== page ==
Comparison between liver transplantation and resection for hilar cholangiocarcinoma: A systematic review and meta-analysis.

Published online

Journal Article

BACKGROUND: Hilar cholangiocarcinoma (hCCA) is a rare and aggressive malignancy with R0 resection being currently the only option for long-term survival. With the improvement in the outcomes of liver transplantation (LT), the indications for LT have expanded to include other malignant tumors, such as hCCA. The aim of the present analysis is to demonstrate and critically evaluate the outcomes of LT compared to resection with curative intent in patients with hCCA. METHODS: We systematically searched the literature for articles published up to May 2018. The following algorithm was applied ((hilar cholangiocarcinoma) OR (perihilar cholangiocarcinoma) OR klatskin$ OR (bile duct neoplasm) OR cholangiocarcinoma) AND (transplant$ OR graft$). RESULTS: Neoadjuvant treatment with chemotherapy and radiation therapy was far more common in the LT group, with very few patients having received preoperative therapy in the resection group (p = 0.0005). Moreover, length of hospital stay was shorter after LT than after resection (p<0.00001). In contrast, no difference was found between the two treatment methods concerning postoperative mortality (p = 0.57). There was a trend towards longer overall survival after LT in comparison with resection. This was not obvious in the first year postoperatively, however, the advantage of LT over resection became obvious at 3 years after the operation (p = 0.02). CONCLUSIONS: In non-disseminated unresectable tumors, LT seems to have a non-inferior survival. In the same patients, neoadjuvant chemoradiotherapy and/or strict selection criteria may contribute to superior survival outcomes compared to curative-intent resection. Due to the scarcity of level 1 evidence, it remains unclear whether LT should be increasingly considered for technically resectable early stage hCCA.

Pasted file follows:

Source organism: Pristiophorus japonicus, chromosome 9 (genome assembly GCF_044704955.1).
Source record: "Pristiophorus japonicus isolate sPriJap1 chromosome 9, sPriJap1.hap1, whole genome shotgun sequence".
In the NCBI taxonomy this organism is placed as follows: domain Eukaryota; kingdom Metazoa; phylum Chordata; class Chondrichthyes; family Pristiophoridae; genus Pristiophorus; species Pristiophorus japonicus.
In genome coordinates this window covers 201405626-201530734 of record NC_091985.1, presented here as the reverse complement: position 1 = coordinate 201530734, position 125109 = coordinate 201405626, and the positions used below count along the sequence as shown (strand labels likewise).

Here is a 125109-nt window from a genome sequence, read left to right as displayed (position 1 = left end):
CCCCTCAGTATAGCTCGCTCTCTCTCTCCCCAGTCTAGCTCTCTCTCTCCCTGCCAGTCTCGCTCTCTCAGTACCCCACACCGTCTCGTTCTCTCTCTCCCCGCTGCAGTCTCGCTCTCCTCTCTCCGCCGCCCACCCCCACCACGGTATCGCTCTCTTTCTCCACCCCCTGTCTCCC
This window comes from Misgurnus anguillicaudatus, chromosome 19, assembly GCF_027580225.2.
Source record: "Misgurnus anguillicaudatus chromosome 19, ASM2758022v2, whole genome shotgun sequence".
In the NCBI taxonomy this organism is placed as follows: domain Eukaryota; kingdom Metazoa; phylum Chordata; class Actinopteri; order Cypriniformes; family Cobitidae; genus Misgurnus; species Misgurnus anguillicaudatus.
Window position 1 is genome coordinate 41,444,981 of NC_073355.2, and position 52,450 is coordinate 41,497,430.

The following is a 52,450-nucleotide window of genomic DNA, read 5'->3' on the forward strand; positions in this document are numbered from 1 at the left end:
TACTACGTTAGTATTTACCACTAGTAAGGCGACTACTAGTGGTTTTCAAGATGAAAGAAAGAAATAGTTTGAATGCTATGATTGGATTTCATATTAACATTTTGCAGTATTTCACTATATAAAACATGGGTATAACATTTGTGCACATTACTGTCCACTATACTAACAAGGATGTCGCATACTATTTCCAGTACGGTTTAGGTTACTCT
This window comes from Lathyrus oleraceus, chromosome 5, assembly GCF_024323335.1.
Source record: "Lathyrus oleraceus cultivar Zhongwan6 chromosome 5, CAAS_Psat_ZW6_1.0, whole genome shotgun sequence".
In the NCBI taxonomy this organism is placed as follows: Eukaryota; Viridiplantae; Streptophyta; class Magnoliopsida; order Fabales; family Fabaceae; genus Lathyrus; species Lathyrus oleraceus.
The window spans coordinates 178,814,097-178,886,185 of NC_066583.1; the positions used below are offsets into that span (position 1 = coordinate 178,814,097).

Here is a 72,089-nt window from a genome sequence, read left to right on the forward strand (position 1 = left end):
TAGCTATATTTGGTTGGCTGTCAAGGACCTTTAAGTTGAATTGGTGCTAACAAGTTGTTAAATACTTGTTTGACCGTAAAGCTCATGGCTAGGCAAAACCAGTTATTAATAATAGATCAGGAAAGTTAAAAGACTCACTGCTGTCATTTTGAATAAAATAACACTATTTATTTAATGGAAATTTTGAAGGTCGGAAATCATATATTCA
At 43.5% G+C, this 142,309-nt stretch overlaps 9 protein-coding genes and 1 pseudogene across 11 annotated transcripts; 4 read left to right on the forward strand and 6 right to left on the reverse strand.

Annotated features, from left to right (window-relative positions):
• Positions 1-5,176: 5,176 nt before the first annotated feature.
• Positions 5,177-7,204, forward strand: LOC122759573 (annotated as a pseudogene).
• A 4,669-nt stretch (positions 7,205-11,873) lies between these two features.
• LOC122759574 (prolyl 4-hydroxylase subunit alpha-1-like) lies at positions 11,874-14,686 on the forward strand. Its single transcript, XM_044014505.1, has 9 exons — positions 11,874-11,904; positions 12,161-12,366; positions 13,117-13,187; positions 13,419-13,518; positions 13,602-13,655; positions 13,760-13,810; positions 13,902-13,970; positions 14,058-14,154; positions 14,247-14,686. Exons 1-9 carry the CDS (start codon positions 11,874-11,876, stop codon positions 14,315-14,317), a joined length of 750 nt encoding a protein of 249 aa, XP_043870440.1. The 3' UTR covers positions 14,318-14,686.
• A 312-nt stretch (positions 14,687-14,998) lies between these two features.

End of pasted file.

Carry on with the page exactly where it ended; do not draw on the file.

Full Text

Duke Authors

Cited Authors

  • Moris, D; Kostakis, ID; Machairas, N; Prodromidou, A; Tsilimigras, DI; Ravindra, KV; Sudan, DL; Knechtle, SJ; Barbas, AS

Published Date

  • 2019

Published In

Volume / Issue

  • 14 / 7

Start / End Page

  • e0220527 -

PubMed ID

  • 31365594

Pubmed Central ID

  • 31365594

Electronic International Standard Serial Number (EISSN)

  • 1932-6203

Digital Object Identifier (DOI)

  • 10.1371/journal.pone.0220527

Language

  • eng

Conference Location

  • United States